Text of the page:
Those that care about net neutrality have just four days left to make their voices heard.

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Comments on “With 4 Days Left, Sir Tim Berners-Lee, Larry Lessig, And Barbara Van Schewick Beg Europe To Close Net Neutrality Loopholes”

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FreeByte (profile) says:

Zero-Rated Apps Are Likely Protected Speech

On the issue of mobile zero-rating generally, there is another path that could avoid the conflict altogether. Mobile carriers could embrace simple, “network independent” toll-free apps and achieve the same benefits for themselves and their customers. This is because “autonomous” toll-free app tech is designed to prevent perceived forms of network induced prioritization / favoritism / price discrimination (intentional or accidental), and if implemented properly cannot violate net neutrality principles. With a network independent app, the carrier literally can’t see whether the app requesting data from the network is subsidized or not by the app creator (the app acts to make the carrier “blind” as to which apps are / are not subsidized – ergo discrimination / app favoritism not possible). Also, the regulator’s remit likely ends at the core network’s edge — not extending to the billions of independent apps (3rd party software, whether toll-free apps or otherwise) that already reside on phones after being installed at the sole discretion of the phone owner.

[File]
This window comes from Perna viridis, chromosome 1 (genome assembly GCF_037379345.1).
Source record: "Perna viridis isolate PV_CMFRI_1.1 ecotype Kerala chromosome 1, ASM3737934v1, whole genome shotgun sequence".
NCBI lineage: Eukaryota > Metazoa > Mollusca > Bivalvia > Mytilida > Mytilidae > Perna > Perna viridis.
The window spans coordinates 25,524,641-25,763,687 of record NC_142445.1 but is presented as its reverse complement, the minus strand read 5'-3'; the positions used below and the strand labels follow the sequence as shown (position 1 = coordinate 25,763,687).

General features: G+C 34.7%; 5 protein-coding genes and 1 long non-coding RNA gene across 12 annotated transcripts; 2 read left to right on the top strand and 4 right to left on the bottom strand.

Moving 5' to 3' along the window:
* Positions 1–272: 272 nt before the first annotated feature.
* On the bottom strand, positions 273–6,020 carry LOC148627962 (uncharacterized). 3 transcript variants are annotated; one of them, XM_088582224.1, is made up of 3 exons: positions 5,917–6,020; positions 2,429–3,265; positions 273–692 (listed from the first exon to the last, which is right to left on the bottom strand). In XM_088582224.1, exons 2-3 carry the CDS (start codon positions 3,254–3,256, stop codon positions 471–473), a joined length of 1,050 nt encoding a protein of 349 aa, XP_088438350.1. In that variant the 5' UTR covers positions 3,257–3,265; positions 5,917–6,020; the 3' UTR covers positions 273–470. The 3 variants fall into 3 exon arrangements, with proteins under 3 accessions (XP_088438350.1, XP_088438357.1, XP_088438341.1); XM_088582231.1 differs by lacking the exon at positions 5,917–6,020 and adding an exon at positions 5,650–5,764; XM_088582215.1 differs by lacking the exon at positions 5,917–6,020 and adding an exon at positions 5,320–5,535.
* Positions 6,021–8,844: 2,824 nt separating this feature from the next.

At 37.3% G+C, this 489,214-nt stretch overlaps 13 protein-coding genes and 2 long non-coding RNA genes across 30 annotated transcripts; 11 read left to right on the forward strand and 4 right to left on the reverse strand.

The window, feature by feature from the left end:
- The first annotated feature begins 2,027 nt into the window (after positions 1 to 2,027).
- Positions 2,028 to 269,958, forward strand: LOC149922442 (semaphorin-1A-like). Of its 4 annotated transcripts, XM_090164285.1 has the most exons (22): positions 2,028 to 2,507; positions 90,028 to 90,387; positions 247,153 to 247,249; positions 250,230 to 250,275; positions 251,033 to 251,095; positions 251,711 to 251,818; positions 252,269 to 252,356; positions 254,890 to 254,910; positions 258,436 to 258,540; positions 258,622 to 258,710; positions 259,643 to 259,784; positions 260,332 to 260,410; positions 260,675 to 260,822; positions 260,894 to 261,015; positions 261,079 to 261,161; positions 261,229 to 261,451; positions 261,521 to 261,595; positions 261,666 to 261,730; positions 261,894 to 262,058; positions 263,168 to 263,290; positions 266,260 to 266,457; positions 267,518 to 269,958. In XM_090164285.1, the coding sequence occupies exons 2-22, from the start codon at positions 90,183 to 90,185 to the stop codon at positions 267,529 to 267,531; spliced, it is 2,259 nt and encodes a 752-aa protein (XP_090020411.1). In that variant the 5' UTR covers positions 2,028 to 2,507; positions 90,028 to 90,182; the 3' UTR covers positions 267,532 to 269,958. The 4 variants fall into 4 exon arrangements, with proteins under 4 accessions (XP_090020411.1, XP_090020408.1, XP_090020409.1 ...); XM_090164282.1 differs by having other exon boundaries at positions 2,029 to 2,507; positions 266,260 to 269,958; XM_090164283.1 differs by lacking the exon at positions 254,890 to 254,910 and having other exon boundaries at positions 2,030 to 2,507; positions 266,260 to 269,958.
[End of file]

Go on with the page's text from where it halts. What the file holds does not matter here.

Lastly, since software / apps are likely a First Amendment free speech protection issue (see Bernstein v. United States, Ninth Circuit), one will not wish to regulate where and how coders may or may not install their app creations as this too could limit publication freedoms for other forms of written expression. Many thanks.

FreeByte (profile) says:

The EU Has Free Speech Protections That Cover Software Code

To see why freedom of speech protections will play a major role in the legality of toll-free / zero-rated software apps (stress — apps only) in the EU please read “The Legal Regulation of Software Interoperability in the EU”. http://jeanmonnetprogram.org/archive/papers/05/050701.pdf Of note:
“…because software constitutes expression in the sense of Art. 10 ECHR [European Convention on Human Rights]. This may come as a surprise, but one should bear in mind that source code is written in a language, and is a form of scientific expression and instructional literature (i.e. showing how to produce something). Exchanges in the form of source code amount to a search for ‘better’ software through deliberation. Like mathematics for mathematicians, source code is the language of computer scientists. Scientific or instructional expression of this kind has always been at the core of the right embedded in Art. 10(1), as exemplified in Handyside, in which the prohibition to disseminate a schoolbook was at stake.”

When free speech protections of coders bump into net neutrality issues pertaining to software apps resident on individual devices (i.e, outside control of carriers), free speech (Article 10) will trump net neutrality regulation every time IMO.